CAMP DENALI, Alaska — The Alaska Air National Guard and the Coast Guard rescued four people from a crash of a single-engine float plane 17-miles north of Dillingham, Alaska, the night of Aug. 9.
The plane, a de Havilland Otter, was carrying former U.S. Sen. Ted Stevens and eight others when it crashed into a mountainside en route to the Nushagak River for a fishing trip. Stevens was killed in the crash.
The Alaska Air National Guard’s 210th, 211th and 212th Rescue Squadrons were contacted and deployed to the scene, but were unable to make it to the crash site because of inclement weather. The survivors spent the night at the wreckage, but were assisted by four medical personnel who were flown to the site by local helicopter pilots before the weather made it impossible for Guard assets to get to the scene.
Yesterday morning, the weather cleared enough for an Alaska Air National Guard HH-60 Pave Hawk helicopter carrying Alaska Air National Guard pararescuemen Senior Master Sgt. Jonathan Davis and Tech. Sgt. Kristofer Abel to the crash site to administer medical assistance.
A Coast Guard C‑130 was provided overhead communication support and was available to take victims in need of further medical treatment to Anchorage once they were transported to Dillingham.
Poor weather remained a factor, with less than a quarter-mile visibility at the crash site and less than a 100-foot ceiling in the area, but the Alaska National Guard and Coast Guard were able to transport the four survivors — Sean O’Keefe, Kevin O’Keefe, Jim Morhard and William “Willy” Phillips Jr. — to Dillingham.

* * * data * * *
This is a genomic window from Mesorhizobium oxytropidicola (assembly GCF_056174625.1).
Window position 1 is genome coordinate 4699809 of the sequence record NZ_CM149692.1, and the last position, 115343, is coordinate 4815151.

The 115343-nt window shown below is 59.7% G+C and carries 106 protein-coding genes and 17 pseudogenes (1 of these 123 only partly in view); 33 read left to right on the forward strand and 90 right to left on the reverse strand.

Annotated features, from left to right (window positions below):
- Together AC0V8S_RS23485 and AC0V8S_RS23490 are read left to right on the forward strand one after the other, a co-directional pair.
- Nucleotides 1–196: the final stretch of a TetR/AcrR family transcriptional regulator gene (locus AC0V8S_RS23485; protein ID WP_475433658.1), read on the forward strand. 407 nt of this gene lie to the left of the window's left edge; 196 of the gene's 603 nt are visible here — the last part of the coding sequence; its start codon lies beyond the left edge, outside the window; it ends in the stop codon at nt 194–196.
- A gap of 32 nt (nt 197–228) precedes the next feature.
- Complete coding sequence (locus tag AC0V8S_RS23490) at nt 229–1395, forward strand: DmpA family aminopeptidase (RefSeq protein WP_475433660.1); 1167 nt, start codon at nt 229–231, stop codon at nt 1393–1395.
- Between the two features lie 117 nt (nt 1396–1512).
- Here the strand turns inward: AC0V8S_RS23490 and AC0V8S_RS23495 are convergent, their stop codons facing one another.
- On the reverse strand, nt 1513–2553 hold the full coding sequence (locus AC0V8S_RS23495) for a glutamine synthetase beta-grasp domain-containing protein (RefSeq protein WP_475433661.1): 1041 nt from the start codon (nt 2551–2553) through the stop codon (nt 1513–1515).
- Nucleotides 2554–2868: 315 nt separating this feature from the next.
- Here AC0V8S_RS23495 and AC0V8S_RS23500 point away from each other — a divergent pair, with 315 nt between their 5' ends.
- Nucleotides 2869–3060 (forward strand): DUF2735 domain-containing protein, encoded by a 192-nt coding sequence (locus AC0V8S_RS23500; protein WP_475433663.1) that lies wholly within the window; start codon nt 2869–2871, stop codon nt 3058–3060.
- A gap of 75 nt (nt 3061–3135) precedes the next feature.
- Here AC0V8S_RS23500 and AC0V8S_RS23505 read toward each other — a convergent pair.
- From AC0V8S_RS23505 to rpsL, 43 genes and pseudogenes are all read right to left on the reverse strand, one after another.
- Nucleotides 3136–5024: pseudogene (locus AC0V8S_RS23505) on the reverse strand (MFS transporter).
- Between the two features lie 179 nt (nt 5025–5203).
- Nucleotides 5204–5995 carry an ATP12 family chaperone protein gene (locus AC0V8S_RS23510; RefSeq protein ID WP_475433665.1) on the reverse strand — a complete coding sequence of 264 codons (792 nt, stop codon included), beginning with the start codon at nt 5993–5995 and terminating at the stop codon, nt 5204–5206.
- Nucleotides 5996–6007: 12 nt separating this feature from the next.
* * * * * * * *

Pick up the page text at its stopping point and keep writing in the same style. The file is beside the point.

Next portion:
The Alaska Air National Guard arrived in Dillingham first, with two critical patients onboard, and was met by medical personnel from the Dillingham Hospital.
The Coast Guard HH-60 Jay Hawk brought the two other patients to Dillingham. Three of the survivors were transloaded onto a Coast Guard C‑130 and brought to Anchorage, while the fourth survivor was brought to Anchorage on a civilian air ambulance flight.
“I have tremendous respect for our service men and women, the emergency first responders and their ability to perform heroically in the most trying of times,” said Army Maj. Gen. Thomas H. Katkus, adjutant general of the Alaska National Guard. “The Alaska National Guard in a joint effort with the U.S. Coast Guard and the Alaska Department of Public Safety were extremely resilient and professional in their efforts to rescue the remaining survivors of the plane crash and getting them to medical attention as quickly as possible.” The Alaska Air National Guard and Coast Guard were credited with four saves for this mission.
Meanwhile, the Alaska Air National Guard is transporting the remaining two individuals involved in an Aug. 8 aircraft accident on Knik Glacier to Mat-Su Regional Hospital. Three others were evacuated to a hospital yesterday.
Officials at the 11th Rescue Coordination Center said an Alaska Air National Guard HH-60 Pave Hawk helicopter was able to land on the glacier and rescue the final two plane crash victims and the three Alaska Army National Guardsmen who were involved in a Black Hawk helicopter accident during a rescue effort yesterday.
An Alaska Air National Guard combat rescue officer and three Alaska Air National Guard pararescuemen remain on the glacier.
U.S. Department of Defense
Office of the Assistant Secretary of Defense (Public Affairs)
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